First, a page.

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The copyright has expired on thousands of books. Here are the best ones to read.

Information, as the saying goes, wants to be free, though copyright lawyers do their best to make us pay for it as long as possible.

In the case of creative works published between 1923 and 1977, the legal stranglehold is 95 years, to be exact. That means on Jan. 1 of this year a trove of cultural gems published in 1923 — from the early “Felix the Cat” comics to E.E. Cummings’ first poetry collection, “Tulips and Chimneys” — have finally come into the public domain. Anyone can henceforth quote, reprint or digitize them without cost or penalty.

Still, while everyone knows T.S. Eliot’s “The Waste Land” and James Joyce’s “Ulysses” appeared in 1922, the outstanding books of 1923 may not leap readily to mind. So, after consulting various online sites and reference guides, I made a list of some of my own favorites, restricting myself to British and American literature. Feel free to add your own choices to mine, which are briefly annotated below.

“A Lost Lady,” by Willa Cather. One of the heartbreaking masterpieces of arguably the finest American novelist of the 20th century. No one ever forgets the opening scene in which the awful Ivy Peters slits the eyes of a woodpecker, then laughs as the unfortunate creature blindly collides again and again with tree branches. In essence, the grown-up Ivy will do the same thing to the beautiful and noble Marian Forrester.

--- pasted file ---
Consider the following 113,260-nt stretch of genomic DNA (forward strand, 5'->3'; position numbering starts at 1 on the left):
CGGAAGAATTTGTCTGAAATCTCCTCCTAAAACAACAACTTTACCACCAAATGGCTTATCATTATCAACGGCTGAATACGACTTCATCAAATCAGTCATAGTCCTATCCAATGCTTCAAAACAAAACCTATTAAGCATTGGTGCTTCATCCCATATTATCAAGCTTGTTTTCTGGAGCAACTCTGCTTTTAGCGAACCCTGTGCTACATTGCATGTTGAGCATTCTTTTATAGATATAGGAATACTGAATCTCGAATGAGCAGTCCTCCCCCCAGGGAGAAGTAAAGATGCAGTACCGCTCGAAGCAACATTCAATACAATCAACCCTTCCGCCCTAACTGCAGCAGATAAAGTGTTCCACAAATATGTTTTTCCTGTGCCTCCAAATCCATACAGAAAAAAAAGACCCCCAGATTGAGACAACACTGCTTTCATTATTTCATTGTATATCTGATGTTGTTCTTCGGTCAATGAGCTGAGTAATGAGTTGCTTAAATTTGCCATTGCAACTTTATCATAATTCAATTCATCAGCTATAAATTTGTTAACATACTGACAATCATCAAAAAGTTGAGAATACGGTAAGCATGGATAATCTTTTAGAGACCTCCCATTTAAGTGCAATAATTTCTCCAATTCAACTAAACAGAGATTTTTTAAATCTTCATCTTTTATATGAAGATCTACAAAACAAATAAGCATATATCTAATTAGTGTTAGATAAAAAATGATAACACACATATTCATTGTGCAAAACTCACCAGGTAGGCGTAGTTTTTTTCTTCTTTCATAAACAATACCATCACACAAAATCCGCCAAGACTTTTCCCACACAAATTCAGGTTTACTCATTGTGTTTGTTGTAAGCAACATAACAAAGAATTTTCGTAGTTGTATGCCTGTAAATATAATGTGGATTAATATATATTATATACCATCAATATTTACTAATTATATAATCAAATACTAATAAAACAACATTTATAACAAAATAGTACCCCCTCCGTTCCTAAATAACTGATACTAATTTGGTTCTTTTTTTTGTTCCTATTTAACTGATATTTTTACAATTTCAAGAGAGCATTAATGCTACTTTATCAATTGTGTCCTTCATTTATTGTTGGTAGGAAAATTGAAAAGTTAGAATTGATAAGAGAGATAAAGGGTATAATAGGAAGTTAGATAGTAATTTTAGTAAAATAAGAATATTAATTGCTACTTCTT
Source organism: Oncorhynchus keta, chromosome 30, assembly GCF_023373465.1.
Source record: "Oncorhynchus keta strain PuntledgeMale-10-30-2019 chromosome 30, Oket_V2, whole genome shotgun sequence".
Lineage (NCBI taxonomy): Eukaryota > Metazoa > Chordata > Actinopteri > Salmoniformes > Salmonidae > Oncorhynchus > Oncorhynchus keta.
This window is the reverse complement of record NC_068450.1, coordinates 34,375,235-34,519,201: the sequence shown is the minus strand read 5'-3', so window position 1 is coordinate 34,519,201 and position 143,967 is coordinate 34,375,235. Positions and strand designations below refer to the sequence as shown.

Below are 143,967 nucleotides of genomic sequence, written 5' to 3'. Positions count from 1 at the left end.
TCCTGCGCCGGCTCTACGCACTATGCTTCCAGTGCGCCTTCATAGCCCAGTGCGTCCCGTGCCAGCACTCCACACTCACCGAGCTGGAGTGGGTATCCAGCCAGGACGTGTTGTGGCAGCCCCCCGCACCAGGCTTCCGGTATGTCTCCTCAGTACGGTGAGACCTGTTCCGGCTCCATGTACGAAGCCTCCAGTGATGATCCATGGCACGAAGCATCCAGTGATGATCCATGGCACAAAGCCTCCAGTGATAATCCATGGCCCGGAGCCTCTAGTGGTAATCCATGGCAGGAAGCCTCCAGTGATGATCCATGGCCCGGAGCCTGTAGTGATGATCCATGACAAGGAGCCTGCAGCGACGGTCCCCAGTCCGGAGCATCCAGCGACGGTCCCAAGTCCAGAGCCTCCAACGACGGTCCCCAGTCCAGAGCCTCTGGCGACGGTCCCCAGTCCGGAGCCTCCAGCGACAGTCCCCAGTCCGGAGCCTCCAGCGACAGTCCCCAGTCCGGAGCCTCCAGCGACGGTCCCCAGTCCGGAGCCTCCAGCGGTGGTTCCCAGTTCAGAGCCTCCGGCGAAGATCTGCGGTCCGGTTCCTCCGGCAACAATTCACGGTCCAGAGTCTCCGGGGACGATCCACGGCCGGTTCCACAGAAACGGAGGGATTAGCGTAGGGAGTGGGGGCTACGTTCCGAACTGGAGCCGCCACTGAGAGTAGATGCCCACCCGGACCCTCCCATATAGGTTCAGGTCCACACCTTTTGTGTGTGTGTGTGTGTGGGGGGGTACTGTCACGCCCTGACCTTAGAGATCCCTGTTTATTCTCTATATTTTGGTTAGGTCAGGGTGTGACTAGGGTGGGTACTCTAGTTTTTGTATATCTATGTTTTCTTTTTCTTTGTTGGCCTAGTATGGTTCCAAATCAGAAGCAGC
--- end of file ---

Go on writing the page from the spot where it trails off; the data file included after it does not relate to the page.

“Antic Hay,” by Aldous Huxley and “The Flower Beneath the Foot,” by Ronald Firbank. Two high-spirited works of wit and satire, the first by the now rather neglected Huxley, whose early novels about disillusioned British intellectuals established an entire subgenre (see Evelyn Waugh, Anthony Powell, David Lodge), and the second a delightfully camp life of the imaginary

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